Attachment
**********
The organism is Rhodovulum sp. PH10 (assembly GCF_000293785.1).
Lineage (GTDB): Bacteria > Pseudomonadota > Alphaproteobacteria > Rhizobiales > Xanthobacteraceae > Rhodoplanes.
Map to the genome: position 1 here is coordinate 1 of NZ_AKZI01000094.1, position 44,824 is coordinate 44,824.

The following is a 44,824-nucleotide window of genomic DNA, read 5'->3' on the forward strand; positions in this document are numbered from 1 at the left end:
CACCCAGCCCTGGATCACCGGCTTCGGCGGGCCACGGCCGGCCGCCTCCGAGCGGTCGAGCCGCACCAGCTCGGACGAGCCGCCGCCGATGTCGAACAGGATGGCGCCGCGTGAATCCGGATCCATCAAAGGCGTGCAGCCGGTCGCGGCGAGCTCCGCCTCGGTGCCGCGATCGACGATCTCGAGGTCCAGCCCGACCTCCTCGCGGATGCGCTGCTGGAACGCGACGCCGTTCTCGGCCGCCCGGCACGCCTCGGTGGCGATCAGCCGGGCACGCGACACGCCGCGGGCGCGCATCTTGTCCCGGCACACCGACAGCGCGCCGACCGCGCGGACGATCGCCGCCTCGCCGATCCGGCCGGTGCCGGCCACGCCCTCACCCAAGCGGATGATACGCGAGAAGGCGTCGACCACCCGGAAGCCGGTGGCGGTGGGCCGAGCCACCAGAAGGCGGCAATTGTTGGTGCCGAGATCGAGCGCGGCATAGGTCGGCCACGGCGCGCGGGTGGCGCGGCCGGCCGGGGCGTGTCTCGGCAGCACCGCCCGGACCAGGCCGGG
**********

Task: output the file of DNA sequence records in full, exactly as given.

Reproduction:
The organism is Rhodovulum sp. PH10 (assembly GCF_000293785.1).
Lineage (GTDB): Bacteria > Pseudomonadota > Alphaproteobacteria > Rhizobiales > Xanthobacteraceae > Rhodoplanes.
Map to the genome: position 1 here is coordinate 1 of NZ_AKZI01000094.1, position 44,824 is coordinate 44,824.

The following is a 44,824-nucleotide window of genomic DNA, read 5'->3' on the forward strand; positions in this document are numbered from 1 at the left end:
CACCCAGCCCTGGATCACCGGCTTCGGCGGGCCACGGCCGGCCGCCTCCGAGCGGTCGAGCCGCACCAGCTCGGACGAGCCGCCGCCGATGTCGAACAGGATGGCGCCGCGTGAATCCGGATCCATCAAAGGCGTGCAGCCGGTCGCGGCGAGCTCCGCCTCGGTGCCGCGATCGACGATCTCGAGGTCCAGCCCGACCTCCTCGCGGATGCGCTGCTGGAACGCGACGCCGTTCTCGGCCGCCCGGCACGCCTCGGTGGCGATCAGCCGGGCACGCGACACGCCGCGGGCGCGCATCTTGTCCCGGCACACCGACAGCGCGCCGACCGCGCGGACGATCGCCGCCTCGCCGATCCGGCCGGTGCCGGCCACGCCCTCACCCAAGCGGATGATACGCGAGAAGGCGTCGACCACCCGGAAGCCGGTGGCGGTGGGCCGAGCCACCAGAAGGCGGCAATTGTTGGTGCCGAGATCGAGCGCGGCATAGGTCGGCCACGGCGCGCGGGTGGCGCGGCCGGCCGGGGCGTGTCTCGGCAGCACCGCCCGGACCAGGCCGGG